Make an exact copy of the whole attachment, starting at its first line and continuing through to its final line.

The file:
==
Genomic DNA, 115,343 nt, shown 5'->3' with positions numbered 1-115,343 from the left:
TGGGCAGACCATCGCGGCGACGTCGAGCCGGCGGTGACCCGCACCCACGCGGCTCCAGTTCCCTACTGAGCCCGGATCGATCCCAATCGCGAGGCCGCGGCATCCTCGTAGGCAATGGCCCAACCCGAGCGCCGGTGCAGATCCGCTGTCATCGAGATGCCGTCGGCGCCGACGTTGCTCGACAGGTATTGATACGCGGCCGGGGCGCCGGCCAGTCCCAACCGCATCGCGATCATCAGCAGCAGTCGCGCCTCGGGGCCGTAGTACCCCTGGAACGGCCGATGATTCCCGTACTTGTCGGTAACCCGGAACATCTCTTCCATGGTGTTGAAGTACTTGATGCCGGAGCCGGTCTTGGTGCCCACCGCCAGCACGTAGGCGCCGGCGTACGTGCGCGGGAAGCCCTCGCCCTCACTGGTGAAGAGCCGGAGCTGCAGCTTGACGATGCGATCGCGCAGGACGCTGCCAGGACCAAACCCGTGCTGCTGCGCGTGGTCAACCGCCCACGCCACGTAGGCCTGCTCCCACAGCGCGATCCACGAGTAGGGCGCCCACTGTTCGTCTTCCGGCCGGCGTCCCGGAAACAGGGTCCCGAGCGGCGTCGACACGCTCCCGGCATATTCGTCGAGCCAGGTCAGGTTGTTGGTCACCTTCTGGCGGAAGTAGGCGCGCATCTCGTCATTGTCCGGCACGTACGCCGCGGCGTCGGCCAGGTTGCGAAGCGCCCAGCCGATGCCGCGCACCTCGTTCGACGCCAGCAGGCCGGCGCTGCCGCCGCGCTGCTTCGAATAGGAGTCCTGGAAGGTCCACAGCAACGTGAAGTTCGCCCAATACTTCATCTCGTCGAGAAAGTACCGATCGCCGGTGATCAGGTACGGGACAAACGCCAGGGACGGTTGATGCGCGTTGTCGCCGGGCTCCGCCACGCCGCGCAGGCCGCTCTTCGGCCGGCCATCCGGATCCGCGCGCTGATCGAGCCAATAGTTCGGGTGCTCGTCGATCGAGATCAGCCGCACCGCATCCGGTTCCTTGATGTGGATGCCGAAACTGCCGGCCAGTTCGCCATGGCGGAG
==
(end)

Genomic DNA, 115,343 nt, shown 5'->3' with positions numbered 1-115,343 from the left:
TGGGCAGACCATCGCGGCGACGTCGAGCCGGCGGTGACCCGCACCCACGCGGCTCCAGTTCCCTACTGAGCCCGGATCGATCCCAATCGCGAGGCCGCGGCATCCTCGTAGGCAATGGCCCAACCCGAGCGCCGGTGCAGATCCGCTGTCATCGAGATGCCGTCGGCGCCGACGTTGCTCGACAGGTATTGATACGCGGCCGGGGCGCCGGCCAGTCCCAACCGCATCGCGATCATCAGCAGCAGTCGCGCCTCGGGGCCGTAGTACCCCTGGAACGGCCGATGATTCCCGTACTTGTCGGTAACCCGGAACATCTCTTCCATGGTGTTGAAGTACTTGATGCCGGAGCCGGTCTTGGTGCCCACCGCCAGCACGTAGGCGCCGGCGTACGTGCGCGGGAAGCCCTCGCCCTCACTGGTGAAGAGCCGGAGCTGCAGCTTGACGATGCGATCGCGCAGGACGCTGCCAGGACCAAACCCGTGCTGCTGCGCGTGGTCAACCGCCCACGCCACGTAGGCCTGCTCCCACAGCGCGATCCACGAGTAGGGCGCCCACTGTTCGTCTTCCGGCCGGCGTCCCGGAAACAGGGTCCCGAGCGGCGTCGACACGCTCCCGGCATATTCGTCGAGCCAGGTCAGGTTGTTGGTCACCTTCTGGCGGAAGTAGGCGCGCATCTCGTCATTGTCCGGCACGTACGCCGCGGCGTCGGCCAGGTTGCGAAGCGCCCAGCCGATGCCGCGCACCTCGTTCGACGCCAGCAGGCCGGCGCTGCCGCCGCGCTGCTTCGAATAGGAGTCCTGGAAGGTCCACAGCAACGTGAAGTTCGCCCAATACTTCATCTCGTCGAGAAAGTACCGATCGCCGGTGATCAGGTACGGGACAAACGCCAGGGACGGTTGATGCGCGTTGTCGCCGGGCTCCGCCACGCCGCGCAGGCCGCTCTTCGGCCGGCCATCCGGATCCGCGCGCTGATCGAGCCAATAGTTCGGGTGCTCGTCGATCGAGATCAGCCGCACCGCATCCGGTTCCTTGATGTGGATGCCGAAACTGCCGGCCAGTTCGCCATGGCGGAG